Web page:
Here are the security advisories in their entirety, along with photos of famous landmarks in the supposedly dangerous neighborhoods. (For the full effect, set the slideshow to "God Bless America" at full volume and, while watching it, munch on some Freedom Fries.)As the article notes, the U.S. State Department has no current travel warnings regarding any part of France.
Disclaimer: Conveniently for the French, but not so much for Americans who got a gentleman's C- in their high school study of the language, the Ministry of Foreign Affairs published its list in French. Any issues with accuracy of the translations should be taken up with Google Translate.
13 U.S. Destinations France Warns Its Citizens About Visiting
"Be vigilant in isolated city center (downtown) [home to the CNN Center, pictured] after the close of business and focus on taxi rides at night areas."
"Foot traffic and at night should be avoided in the neighborhoods of Dorchester [home of the John F. Kennedy Presidential Library and Museum, pictured], Mattapan and Roxbury. French attention must also be drawn to an increase in petty crime, observed especially during major cultural and sporting events and in some tourist areas such as Chinatown, the North End and Fenway."
"The center is not recommended after the close of business. [Props to the French for not making the obvious joke.]"
"As in all major cities of the United States, it should not leave personal belongings in his car the day and to be vigilant when traveling at night in certain neighborhoods (Downtown, southern and eastern parts of Houston)." So if you want to see the pictured George H.W. Bush statue at Sesquicentennial Park, do it during the day.
"Some areas should be avoided including areas east, south and southeast as Watts [home of the Watts Towers, pictured], Inglewood and Florence. Although crime is down in general, the number of flights, including smartphones, is rising. It is recommended to keep personal belongings under supervision in the center city, the sights (Hollywood, Santa Monica and Venice Beach) and in amusement parks where pickpockets are rife regularly."
"Crime in New Orleans declined in the first half of 2013 (53 murders per 100,000 inhabitants). Most crimes are located in clearly identifiable neighborhoods. The tourist areas are well supervised and are therefore generally not affected by violent crime. When visiting the French Quarter, he should not go alone at night beyond the northwest of Dauphine Street and northeast of Ursulines Avenue [home of Palm Court Jazz Café, pictured] and when visiting the Garden district not to go north of St. Charles Avenue and south of Magazine Street."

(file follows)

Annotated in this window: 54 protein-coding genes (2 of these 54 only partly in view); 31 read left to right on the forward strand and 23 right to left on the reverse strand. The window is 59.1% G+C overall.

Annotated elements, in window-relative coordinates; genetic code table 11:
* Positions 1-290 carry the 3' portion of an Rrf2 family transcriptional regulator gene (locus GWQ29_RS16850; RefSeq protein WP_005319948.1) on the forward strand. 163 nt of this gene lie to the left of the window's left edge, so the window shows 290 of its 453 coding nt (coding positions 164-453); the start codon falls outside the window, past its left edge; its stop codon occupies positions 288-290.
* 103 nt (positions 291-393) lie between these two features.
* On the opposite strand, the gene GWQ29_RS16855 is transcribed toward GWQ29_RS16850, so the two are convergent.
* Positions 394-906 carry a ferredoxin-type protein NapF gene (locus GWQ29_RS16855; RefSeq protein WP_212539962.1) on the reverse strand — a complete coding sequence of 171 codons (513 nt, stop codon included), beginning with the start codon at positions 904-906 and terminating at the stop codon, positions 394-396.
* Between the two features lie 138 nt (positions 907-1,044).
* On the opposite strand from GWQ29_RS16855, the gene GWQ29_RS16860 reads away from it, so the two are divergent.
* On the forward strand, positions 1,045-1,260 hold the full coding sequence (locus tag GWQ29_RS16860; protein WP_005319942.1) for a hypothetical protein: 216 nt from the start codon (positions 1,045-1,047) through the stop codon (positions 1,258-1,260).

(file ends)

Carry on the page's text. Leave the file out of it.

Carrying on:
"Be vigilant in tourist places such as Times Square and the Statue of Liberty as well as at airports, train stations, subways, restaurants, museums and some hotels in the West End. Do not go alone in Harlem, the Bronx and Central Park [pictured] at night."
"Avoid areas of Mount Oliver, Hill District [the green area north of downtown], Homewood-Brushton and Hazel Wood." Honestly, there's not much of a reason for travelers to visit these neighborhoods anyway.
"Avoid northern area between the airport and the city center [home of the City Museum, pictured], but the shuttle from the airport is safe."
"Washington and the main cities of the consular district have, like all major cities of the world, the risks of ordinary crime (theft, assault, etc ...), especially at night. The following areas of Washington (Northeast, Southeast) and Philadelphia (north of the city) are particularly sensitive."
"Attacks against tourists and car, frequent there a few years ago are now rare. For safety's sake, do not stop outside lit areas [pictured from space], especially if someone at the roadside or car, you are prompted to do so. Report their presence at the first station and the police."